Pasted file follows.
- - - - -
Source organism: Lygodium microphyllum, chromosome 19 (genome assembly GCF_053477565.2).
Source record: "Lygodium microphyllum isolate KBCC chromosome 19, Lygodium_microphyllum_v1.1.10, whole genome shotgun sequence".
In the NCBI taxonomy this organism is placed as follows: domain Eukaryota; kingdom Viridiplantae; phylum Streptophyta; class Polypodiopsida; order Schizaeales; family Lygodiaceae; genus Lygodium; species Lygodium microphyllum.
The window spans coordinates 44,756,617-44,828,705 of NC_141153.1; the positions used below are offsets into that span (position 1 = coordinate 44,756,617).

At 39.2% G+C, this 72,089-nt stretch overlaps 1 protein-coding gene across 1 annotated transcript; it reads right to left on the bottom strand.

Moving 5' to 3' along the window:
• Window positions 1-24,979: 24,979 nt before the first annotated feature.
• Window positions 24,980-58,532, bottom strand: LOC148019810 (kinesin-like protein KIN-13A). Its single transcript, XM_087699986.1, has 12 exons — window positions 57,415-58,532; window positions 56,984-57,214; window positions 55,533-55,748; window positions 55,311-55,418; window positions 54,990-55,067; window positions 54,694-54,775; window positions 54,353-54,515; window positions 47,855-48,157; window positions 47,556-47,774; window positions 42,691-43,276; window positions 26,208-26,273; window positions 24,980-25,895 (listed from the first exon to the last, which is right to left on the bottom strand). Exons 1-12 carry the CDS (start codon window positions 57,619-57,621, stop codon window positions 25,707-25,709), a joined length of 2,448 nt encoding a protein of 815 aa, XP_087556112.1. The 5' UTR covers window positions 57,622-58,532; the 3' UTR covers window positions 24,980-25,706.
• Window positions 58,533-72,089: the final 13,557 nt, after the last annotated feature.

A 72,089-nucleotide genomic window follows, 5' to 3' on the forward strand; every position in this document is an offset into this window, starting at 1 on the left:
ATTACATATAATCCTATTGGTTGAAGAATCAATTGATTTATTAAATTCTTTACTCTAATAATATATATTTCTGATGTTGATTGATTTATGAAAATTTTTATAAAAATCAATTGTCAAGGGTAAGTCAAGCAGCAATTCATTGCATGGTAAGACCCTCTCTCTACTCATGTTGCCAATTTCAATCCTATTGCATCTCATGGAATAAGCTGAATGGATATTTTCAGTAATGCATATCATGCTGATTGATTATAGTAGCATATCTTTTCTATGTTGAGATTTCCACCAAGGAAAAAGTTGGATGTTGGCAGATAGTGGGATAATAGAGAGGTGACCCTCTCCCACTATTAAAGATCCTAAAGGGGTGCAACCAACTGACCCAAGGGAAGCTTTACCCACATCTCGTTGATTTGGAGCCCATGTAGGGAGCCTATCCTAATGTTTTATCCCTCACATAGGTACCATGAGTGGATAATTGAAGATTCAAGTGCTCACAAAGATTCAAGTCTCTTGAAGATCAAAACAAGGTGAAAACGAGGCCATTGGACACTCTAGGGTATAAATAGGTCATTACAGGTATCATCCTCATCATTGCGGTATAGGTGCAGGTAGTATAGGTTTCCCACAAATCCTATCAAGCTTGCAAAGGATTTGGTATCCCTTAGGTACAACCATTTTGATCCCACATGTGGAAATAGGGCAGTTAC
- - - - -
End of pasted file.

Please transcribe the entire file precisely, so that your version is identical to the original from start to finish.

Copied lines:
Source organism: Lygodium microphyllum, chromosome 19 (genome assembly GCF_053477565.2).
Source record: "Lygodium microphyllum isolate KBCC chromosome 19, Lygodium_microphyllum_v1.1.10, whole genome shotgun sequence".
In the NCBI taxonomy this organism is placed as follows: domain Eukaryota; kingdom Viridiplantae; phylum Streptophyta; class Polypodiopsida; order Schizaeales; family Lygodiaceae; genus Lygodium; species Lygodium microphyllum.
The window spans coordinates 44,756,617-44,828,705 of NC_141153.1; the positions used below are offsets into that span (position 1 = coordinate 44,756,617).

At 39.2% G+C, this 72,089-nt stretch overlaps 1 protein-coding gene across 1 annotated transcript; it reads right to left on the bottom strand.

Moving 5' to 3' along the window:
• Window positions 1-24,979: 24,979 nt before the first annotated feature.
• Window positions 24,980-58,532, bottom strand: LOC148019810 (kinesin-like protein KIN-13A). Its single transcript, XM_087699986.1, has 12 exons — window positions 57,415-58,532; window positions 56,984-57,214; window positions 55,533-55,748; window positions 55,311-55,418; window positions 54,990-55,067; window positions 54,694-54,775; window positions 54,353-54,515; window positions 47,855-48,157; window positions 47,556-47,774; window positions 42,691-43,276; window positions 26,208-26,273; window positions 24,980-25,895 (listed from the first exon to the last, which is right to left on the bottom strand). Exons 1-12 carry the CDS (start codon window positions 57,619-57,621, stop codon window positions 25,707-25,709), a joined length of 2,448 nt encoding a protein of 815 aa, XP_087556112.1. The 5' UTR covers window positions 57,622-58,532; the 3' UTR covers window positions 24,980-25,706.
• Window positions 58,533-72,089: the final 13,557 nt, after the last annotated feature.

A 72,089-nucleotide genomic window follows, 5' to 3' on the forward strand; every position in this document is an offset into this window, starting at 1 on the left:
ATTACATATAATCCTATTGGTTGAAGAATCAATTGATTTATTAAATTCTTTACTCTAATAATATATATTTCTGATGTTGATTGATTTATGAAAATTTTTATAAAAATCAATTGTCAAGGGTAAGTCAAGCAGCAATTCATTGCATGGTAAGACCCTCTCTCTACTCATGTTGCCAATTTCAATCCTATTGCATCTCATGGAATAAGCTGAATGGATATTTTCAGTAATGCATATCATGCTGATTGATTATAGTAGCATATCTTTTCTATGTTGAGATTTCCACCAAGGAAAAAGTTGGATGTTGGCAGATAGTGGGATAATAGAGAGGTGACCCTCTCCCACTATTAAAGATCCTAAAGGGGTGCAACCAACTGACCCAAGGGAAGCTTTACCCACATCTCGTTGATTTGGAGCCCATGTAGGGAGCCTATCCTAATGTTTTATCCCTCACATAGGTACCATGAGTGGATAATTGAAGATTCAAGTGCTCACAAAGATTCAAGTCTCTTGAAGATCAAAACAAGGTGAAAACGAGGCCATTGGACACTCTAGGGTATAAATAGGTCATTACAGGTATCATCCTCATCATTGCGGTATAGGTGCAGGTAGTATAGGTTTCCCACAAATCCTATCAAGCTTGCAAAGGATTTGGTATCCCTTAGGTACAACCATTTTGATCCCACATGTGGAAATAGGGCAGTTAC